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Pennsylvania GOP Senate Race Still Too Close To Call, Recount Likely

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OPINION: This article may contain commentary which reflects the author's opinion.


The Republican primary race for Pennsylvania’s open U.S. Senate seat is still too close to call as of Thursday.

An election tracker from The New York Times reports that 98% of the expected vote has been counted.

Television host Dr. Mehmet Oz, who was endorsed by Donald Trump, has a slight edge over former hedge fund CEO David McCormick.

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As of Thursday afternoon, Oz has 31.2% of the vote and McCormick has 31.1%. Conservative commentator Kathy Barnette is sitting at 24.7%.

The most likely outcome is that this race is headed for a recount.

Both Oz and McCormick acknowledged that a winner wouldn’t be determined on Tuesday night.

“We’re not going to have a result tonight,” Oz told supporters, predicting that “after the votes are tallied, I am confident that we will win. We are making a ferocious charge.”

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Oz made a point to thank Trump first during his speech.

“Let’s start with 45 – President Trump,” Oz said to cheers. “President Trump, after he endorsed me, continued to lean into this race in Pennsylvania…. God bless you sir for putting so much effort into this race. I will make you proud.”

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A report from Politico speculates that we are likely headed for a recount on May 26.

“With just a few tenths of a percentage point separating Mehmet Oz and Dave McCormick in Pennsylvania’s GOP Senate primary, it may be weeks before we know who won. There are still thousands of votes left to be counted — largely absentee ballots that will be processed slowly in the coming days,” the report stated.

“And once those votes are tallied, the race is likely headed to a recount — a process that could drag into early June, according to state law,” the report stated. “Pennsylvania law requires an automatic statewide recount if the top two candidates in a race are within half a percentage point of each other, which Oz and McCormick currently are. The secretary of state will make that determination by ‘the second Thursday following the day of the election,’ which would be May 26.”

“The recount would be run by the individual counties, and it would have to start no later than June 1 and be completed by noon on June 7. Counties would have to submit results to the state by June 8. (Non-recounted races need to be certified by June 6,” the report continued.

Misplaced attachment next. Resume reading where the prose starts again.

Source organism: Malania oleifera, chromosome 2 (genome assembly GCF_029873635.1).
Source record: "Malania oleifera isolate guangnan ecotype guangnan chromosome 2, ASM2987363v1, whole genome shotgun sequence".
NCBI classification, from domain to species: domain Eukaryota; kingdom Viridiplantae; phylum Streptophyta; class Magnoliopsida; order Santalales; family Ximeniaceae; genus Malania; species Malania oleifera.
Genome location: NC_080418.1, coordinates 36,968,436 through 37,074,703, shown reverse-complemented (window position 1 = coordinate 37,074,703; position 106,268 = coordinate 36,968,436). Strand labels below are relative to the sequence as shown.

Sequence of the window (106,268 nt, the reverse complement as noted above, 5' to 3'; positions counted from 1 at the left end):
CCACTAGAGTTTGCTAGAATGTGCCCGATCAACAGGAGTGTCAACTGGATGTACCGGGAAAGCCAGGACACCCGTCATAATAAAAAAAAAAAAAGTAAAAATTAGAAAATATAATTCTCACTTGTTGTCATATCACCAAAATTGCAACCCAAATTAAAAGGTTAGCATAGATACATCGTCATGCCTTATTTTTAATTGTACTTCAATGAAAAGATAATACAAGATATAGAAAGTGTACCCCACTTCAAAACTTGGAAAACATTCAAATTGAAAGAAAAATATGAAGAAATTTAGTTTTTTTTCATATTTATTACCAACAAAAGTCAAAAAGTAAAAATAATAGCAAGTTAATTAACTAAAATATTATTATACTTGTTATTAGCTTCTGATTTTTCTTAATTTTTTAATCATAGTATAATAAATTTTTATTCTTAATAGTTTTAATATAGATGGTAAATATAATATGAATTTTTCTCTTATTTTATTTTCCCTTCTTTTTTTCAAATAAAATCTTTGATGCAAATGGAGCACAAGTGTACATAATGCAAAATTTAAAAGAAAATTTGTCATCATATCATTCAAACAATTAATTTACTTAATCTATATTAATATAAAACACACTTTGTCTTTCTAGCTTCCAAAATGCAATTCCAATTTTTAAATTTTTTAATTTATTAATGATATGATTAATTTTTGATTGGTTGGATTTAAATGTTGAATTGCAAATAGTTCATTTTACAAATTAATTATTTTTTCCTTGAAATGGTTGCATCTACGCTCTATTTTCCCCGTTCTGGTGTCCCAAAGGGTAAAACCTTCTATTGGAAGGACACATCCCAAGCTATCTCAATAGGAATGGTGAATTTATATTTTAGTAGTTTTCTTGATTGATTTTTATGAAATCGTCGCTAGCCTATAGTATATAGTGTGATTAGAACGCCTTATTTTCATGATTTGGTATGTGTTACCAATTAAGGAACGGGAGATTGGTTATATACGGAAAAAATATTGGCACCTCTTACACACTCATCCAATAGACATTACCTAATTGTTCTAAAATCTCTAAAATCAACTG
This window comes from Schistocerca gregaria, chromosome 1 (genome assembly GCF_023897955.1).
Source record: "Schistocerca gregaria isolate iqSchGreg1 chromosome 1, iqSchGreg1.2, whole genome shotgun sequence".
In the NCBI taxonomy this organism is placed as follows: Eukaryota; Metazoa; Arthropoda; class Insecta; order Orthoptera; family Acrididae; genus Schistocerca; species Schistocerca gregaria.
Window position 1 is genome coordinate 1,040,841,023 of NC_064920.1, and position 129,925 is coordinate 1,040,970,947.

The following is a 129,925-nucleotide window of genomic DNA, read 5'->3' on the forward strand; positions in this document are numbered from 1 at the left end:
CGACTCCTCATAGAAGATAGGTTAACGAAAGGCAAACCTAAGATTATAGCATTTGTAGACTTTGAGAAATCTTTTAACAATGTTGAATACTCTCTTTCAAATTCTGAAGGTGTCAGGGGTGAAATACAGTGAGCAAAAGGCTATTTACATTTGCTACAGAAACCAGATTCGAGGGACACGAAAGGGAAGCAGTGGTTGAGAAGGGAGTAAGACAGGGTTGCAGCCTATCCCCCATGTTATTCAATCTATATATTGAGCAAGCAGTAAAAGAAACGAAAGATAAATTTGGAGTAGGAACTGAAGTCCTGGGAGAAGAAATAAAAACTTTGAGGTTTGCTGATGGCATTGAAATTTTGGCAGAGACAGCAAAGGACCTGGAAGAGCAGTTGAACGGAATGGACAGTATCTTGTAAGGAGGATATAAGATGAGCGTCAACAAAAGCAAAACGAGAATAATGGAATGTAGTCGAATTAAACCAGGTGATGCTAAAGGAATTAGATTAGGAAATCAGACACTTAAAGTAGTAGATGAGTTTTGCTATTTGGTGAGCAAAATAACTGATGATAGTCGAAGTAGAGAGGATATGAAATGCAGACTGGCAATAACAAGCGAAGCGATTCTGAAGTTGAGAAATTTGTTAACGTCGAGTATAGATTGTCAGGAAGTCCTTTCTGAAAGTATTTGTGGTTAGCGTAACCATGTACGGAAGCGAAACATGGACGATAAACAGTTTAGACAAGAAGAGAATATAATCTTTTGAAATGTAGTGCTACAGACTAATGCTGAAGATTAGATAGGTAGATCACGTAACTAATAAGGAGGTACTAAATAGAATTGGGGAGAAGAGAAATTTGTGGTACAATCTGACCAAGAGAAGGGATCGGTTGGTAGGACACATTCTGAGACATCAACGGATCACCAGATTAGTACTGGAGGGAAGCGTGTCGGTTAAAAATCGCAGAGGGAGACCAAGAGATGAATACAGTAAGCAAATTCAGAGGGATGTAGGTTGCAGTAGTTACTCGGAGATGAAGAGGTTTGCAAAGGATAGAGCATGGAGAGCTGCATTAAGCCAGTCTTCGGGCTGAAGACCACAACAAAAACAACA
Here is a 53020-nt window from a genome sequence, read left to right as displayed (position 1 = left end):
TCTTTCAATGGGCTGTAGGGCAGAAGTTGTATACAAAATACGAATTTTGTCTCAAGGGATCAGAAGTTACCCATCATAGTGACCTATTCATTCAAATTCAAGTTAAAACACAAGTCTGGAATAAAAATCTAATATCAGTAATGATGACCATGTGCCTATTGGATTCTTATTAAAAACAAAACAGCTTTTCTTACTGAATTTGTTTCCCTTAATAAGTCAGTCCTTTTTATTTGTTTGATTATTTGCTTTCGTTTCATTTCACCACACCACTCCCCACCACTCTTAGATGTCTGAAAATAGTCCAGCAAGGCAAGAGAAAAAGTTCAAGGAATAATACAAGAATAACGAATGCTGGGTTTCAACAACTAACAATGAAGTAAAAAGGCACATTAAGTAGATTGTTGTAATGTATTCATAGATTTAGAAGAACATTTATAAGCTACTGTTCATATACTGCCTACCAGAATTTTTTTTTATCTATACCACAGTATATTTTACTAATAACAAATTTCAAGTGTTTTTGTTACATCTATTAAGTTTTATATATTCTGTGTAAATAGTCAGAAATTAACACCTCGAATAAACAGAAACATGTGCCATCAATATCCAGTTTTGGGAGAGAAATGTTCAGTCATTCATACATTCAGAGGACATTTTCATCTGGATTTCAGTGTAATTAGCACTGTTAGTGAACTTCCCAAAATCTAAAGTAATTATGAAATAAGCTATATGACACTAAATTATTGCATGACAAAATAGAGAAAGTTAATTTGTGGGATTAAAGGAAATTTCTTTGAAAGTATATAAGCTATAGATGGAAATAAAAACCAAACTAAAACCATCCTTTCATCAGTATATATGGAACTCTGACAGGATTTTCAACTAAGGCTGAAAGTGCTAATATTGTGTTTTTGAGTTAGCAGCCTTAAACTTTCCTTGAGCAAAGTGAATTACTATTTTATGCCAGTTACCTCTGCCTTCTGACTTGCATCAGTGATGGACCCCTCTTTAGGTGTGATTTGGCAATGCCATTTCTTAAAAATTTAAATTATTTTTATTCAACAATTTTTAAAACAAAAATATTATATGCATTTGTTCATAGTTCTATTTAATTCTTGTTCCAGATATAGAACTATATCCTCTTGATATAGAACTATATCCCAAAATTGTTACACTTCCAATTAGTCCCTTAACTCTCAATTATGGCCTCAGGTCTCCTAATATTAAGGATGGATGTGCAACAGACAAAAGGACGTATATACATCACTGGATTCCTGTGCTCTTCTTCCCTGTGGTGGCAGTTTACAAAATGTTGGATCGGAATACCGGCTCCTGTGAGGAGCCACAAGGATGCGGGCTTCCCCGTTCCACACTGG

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“Recounts rarely change the results of elections, even incredibly close ones. Races with margins even in the low thousands usually hold. But in the closest of elections, small shifts in the corrected count can have an effect on the eventual winner,” Politico reported. “The Associated Press will generally not project a winner in races that could go to or are actively in a recount. Instead, the news service will wait for official results.”

Trump’s endorsement of Oz changed the course of the U.S. Senate given the former television star surged in the polls after Trump backed him.

By comparison, Trump’s recent endorsement of J.D. Vance in the Ohio GOP Senate primary to keep retiring Sen. Rob Portman’s seat saw the “Hillbilly Elegy” author climb from third to first place in polling.

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“I would not have told you, you know, a week ago that we were in a position to win convincingly,” Vance said in an interview last week. “I felt pretty good about the race a week ago, but now I feel very good about it.”

“Dr. Oz, who has been endorsed by Trump, is seen as the most stalwart backer of the former president. Overall, 54% call Oz a strong supporter of Trump versus 20% who say he is not a particularly strong supporter. Opinion is more divided on the Trumpian loyalties of McCormick (30% strong to 23% not strong),” the press release continued.

“Most GOP voters are aware of Trump’s endorsement in this race. While 69% say this has not changed their opinion of Oz, 22% say it does make them feel more favorably toward him compared with 8% who feel less favorable,” the release adds.

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